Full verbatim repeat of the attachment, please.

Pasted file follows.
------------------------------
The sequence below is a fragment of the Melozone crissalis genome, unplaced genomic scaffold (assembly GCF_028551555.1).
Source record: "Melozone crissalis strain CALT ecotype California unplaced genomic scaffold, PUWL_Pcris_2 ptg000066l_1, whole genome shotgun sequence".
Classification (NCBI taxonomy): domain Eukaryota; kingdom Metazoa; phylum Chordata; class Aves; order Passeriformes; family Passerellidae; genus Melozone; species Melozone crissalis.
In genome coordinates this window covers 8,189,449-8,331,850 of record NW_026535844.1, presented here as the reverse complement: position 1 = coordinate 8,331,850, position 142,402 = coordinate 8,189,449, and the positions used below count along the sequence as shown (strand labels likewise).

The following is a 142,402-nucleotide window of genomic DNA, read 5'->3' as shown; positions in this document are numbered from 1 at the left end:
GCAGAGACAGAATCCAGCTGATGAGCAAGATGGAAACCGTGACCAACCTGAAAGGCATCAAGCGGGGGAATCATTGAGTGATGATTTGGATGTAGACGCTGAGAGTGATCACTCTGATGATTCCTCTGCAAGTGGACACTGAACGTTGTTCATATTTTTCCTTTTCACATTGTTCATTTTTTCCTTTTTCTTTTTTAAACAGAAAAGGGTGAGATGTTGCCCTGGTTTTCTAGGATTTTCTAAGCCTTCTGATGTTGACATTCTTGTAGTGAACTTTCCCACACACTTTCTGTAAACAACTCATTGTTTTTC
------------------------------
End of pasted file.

The sequence below is a fragment of the Melozone crissalis genome, unplaced genomic scaffold (assembly GCF_028551555.1).
Source record: "Melozone crissalis strain CALT ecotype California unplaced genomic scaffold, PUWL_Pcris_2 ptg000066l_1, whole genome shotgun sequence".
Classification (NCBI taxonomy): domain Eukaryota; kingdom Metazoa; phylum Chordata; class Aves; order Passeriformes; family Passerellidae; genus Melozone; species Melozone crissalis.
In genome coordinates this window covers 8,189,449-8,331,850 of record NW_026535844.1, presented here as the reverse complement: position 1 = coordinate 8,331,850, position 142,402 = coordinate 8,189,449, and the positions used below count along the sequence as shown (strand labels likewise).

The following is a 142,402-nucleotide window of genomic DNA, read 5'->3' as shown; positions in this document are numbered from 1 at the left end:
GCAGAGACAGAATCCAGCTGATGAGCAAGATGGAAACCGTGACCAACCTGAAAGGCATCAAGCGGGGGAATCATTGAGTGATGATTTGGATGTAGACGCTGAGAGTGATCACTCTGATGATTCCTCTGCAAGTGGACACTGAACGTTGTTCATATTTTTCCTTTTCACATTGTTCATTTTTTCCTTTTTCTTTTTTAAACAGAAAAGGGTGAGATGTTGCCCTGGTTTTCTAGGATTTTCTAAGCCTTCTGATGTTGACATTCTTGTAGTGAACTTTCCCACACACTTTCTGTAAACAACTCATTGTTTTTC